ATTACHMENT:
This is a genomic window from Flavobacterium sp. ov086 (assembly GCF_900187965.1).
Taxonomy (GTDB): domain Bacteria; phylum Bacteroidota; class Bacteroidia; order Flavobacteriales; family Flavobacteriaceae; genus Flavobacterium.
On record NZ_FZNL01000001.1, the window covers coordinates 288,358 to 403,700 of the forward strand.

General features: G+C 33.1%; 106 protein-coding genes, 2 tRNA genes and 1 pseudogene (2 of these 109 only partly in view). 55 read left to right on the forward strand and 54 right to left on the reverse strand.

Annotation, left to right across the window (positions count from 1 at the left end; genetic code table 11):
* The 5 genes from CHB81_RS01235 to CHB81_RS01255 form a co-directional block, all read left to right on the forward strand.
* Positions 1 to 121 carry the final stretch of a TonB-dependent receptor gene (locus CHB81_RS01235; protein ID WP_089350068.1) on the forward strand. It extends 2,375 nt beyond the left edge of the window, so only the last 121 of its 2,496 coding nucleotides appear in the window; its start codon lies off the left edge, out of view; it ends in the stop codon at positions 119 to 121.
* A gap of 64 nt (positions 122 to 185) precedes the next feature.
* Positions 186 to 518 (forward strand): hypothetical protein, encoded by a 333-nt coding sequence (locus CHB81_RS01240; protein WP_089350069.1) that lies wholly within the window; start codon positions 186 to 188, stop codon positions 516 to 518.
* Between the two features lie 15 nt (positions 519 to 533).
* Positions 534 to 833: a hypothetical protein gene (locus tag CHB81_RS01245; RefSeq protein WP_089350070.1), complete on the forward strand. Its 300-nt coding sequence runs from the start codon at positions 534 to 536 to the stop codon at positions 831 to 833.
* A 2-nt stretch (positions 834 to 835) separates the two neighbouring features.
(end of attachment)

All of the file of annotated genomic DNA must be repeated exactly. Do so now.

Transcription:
This is a genomic window from Flavobacterium sp. ov086 (assembly GCF_900187965.1).
Taxonomy (GTDB): domain Bacteria; phylum Bacteroidota; class Bacteroidia; order Flavobacteriales; family Flavobacteriaceae; genus Flavobacterium.
On record NZ_FZNL01000001.1, the window covers coordinates 288,358 to 403,700 of the forward strand.

General features: G+C 33.1%; 106 protein-coding genes, 2 tRNA genes and 1 pseudogene (2 of these 109 only partly in view). 55 read left to right on the forward strand and 54 right to left on the reverse strand.

Annotation, left to right across the window (positions count from 1 at the left end; genetic code table 11):
* The 5 genes from CHB81_RS01235 to CHB81_RS01255 form a co-directional block, all read left to right on the forward strand.
* Positions 1 to 121 carry the final stretch of a TonB-dependent receptor gene (locus CHB81_RS01235; protein ID WP_089350068.1) on the forward strand. It extends 2,375 nt beyond the left edge of the window, so only the last 121 of its 2,496 coding nucleotides appear in the window; its start codon lies off the left edge, out of view; it ends in the stop codon at positions 119 to 121.
* A gap of 64 nt (positions 122 to 185) precedes the next feature.
* Positions 186 to 518 (forward strand): hypothetical protein, encoded by a 333-nt coding sequence (locus CHB81_RS01240; protein WP_089350069.1) that lies wholly within the window; start codon positions 186 to 188, stop codon positions 516 to 518.
* Between the two features lie 15 nt (positions 519 to 533).
* Positions 534 to 833: a hypothetical protein gene (locus tag CHB81_RS01245; RefSeq protein WP_089350070.1), complete on the forward strand. Its 300-nt coding sequence runs from the start codon at positions 534 to 536 to the stop codon at positions 831 to 833.
* A 2-nt stretch (positions 834 to 835) separates the two neighbouring features.